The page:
The team consisting of a dynamic balance of 30-40 different experts (chefs, food engineers, developers, graphic designers and other specialists) developed an innovative solution: they figured out dishes that are suitable for vacuum packaging in a safe test kitchen, then they preserved them with this method as served by the chef. The vacuum packaged trays can be heated in a microwave, which comes quite in handy in offices, universities and hospitals—places where the vending machines are planned to be installed in the spring. When heated, the steam of the dish makes the foil rise, thus refreshing the moisture and the flavors of the dish: all we have to do is enjoy it.

With their application, we can also pre-order the meals: the platform is easy to use, colorful and informative, with lots of photos. Each dish can be stored for 3 to 5 days—the soups, salads and desserts come in hermetically sealed jars, which we can also redeem later. Users can also set their preferences: may it be gluten-free or vegan courses, Fruccola Bird has it all. The dishes are not only great for a work lunch, they are also perfect for stocking up for the entire family: the soups of SupKids served in bear-shaped jars delight all children (and adults). The dishes deserve nothing but our praise: the coconut salmon tom yum soup is pleasantly spicy and rich in vegetables, while the creamy pumpkin risotto has a perfect texture, with the white wine giving a nice aroma to the flavors. And despite being wrapped in plastic foil, somehow it makes me feel that it is served with the same love as they serve it in Fruccola restaurants. When shopping, we get loyalty points (so-called yo yos), which we can redeem later.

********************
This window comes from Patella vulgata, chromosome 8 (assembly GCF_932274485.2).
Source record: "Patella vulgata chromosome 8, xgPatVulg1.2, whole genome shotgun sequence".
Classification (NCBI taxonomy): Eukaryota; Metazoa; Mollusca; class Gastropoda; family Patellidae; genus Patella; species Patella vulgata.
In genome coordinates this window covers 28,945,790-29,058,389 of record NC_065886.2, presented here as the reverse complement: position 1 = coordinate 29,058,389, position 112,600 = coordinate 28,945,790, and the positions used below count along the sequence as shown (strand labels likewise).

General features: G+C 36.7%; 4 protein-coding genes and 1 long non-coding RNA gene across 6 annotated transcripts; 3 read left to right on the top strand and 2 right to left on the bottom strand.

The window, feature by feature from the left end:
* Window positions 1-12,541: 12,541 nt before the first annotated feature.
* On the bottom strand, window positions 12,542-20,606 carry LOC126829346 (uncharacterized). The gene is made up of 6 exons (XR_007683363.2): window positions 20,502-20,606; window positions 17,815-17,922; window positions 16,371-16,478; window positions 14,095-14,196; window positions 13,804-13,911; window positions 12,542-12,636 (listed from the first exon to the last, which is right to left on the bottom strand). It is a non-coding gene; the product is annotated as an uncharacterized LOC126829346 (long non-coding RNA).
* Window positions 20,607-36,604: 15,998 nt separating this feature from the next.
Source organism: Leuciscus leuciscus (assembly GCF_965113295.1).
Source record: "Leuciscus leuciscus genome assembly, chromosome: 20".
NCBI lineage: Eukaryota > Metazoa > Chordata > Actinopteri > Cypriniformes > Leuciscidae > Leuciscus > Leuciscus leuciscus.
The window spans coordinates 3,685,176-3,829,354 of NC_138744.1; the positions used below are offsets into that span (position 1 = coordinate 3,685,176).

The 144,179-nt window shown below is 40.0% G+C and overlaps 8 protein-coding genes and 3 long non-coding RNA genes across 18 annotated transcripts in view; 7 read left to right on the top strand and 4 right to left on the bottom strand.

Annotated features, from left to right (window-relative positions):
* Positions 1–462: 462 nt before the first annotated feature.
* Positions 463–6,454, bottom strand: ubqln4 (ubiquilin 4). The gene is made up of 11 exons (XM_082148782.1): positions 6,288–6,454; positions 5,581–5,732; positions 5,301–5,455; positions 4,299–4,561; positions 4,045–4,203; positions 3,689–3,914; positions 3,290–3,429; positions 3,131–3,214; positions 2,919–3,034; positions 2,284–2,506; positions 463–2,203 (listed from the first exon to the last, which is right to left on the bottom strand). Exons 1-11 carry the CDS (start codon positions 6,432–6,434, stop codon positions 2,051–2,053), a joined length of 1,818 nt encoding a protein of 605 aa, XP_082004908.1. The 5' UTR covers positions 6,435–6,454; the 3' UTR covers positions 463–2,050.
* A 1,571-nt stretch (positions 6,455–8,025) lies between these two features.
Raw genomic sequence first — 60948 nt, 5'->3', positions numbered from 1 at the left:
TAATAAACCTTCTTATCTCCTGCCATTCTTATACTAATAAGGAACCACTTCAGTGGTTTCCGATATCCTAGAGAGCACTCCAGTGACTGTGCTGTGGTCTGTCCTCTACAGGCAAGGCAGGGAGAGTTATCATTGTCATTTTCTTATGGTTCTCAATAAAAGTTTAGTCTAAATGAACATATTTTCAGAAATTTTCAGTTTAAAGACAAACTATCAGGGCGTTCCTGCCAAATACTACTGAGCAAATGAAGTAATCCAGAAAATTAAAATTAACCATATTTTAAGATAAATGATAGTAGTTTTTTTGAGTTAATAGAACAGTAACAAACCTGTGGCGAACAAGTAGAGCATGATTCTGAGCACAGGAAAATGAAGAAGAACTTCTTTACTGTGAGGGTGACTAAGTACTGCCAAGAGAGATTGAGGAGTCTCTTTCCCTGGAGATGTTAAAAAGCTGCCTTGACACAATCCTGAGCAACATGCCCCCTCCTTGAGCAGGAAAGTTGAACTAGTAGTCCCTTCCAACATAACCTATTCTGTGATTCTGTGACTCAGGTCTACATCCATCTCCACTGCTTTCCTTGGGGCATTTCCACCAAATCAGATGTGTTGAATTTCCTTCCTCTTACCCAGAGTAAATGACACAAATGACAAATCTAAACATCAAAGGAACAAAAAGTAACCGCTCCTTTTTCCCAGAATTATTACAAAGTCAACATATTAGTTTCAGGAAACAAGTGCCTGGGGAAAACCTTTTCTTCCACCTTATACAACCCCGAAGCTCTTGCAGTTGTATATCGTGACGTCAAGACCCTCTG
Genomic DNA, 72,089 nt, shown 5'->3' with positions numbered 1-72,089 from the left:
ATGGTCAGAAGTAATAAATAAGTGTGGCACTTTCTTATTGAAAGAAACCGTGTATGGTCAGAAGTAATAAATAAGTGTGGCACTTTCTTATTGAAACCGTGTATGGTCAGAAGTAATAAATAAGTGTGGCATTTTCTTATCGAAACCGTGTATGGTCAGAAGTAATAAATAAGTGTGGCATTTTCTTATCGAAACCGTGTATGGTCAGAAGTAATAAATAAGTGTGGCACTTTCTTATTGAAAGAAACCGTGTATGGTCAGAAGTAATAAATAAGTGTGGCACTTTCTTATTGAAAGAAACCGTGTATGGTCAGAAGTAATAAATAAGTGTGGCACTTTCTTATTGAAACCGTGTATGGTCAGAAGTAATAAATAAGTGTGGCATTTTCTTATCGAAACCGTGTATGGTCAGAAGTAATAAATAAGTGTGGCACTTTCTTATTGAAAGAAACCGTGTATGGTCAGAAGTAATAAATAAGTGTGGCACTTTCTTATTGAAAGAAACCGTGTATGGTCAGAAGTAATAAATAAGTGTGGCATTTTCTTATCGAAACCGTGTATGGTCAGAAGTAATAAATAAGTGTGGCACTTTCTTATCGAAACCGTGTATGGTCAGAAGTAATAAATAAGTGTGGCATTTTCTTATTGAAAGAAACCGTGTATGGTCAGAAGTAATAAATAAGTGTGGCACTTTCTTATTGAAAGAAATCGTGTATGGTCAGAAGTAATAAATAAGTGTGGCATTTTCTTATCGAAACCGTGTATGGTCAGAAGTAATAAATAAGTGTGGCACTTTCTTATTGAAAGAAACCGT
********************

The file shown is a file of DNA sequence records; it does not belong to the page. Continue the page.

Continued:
Thus if you’re looking for a quick and easy alternative for busy days, give Fruccola Bird a try—until the vending machines are installed, they will deliver the meals or you can pick them up in their units on both the Buda and the Pest sides. You shouldn’t worry even if you don’t have a microwave: there are many dishes that don’t require heating, while in the case of the main courses, everything can be heated up in a pan. If you’d still opt for the quickest solution, at least you’ll have a good reason to get to know your neighbor (true story, it has happened before).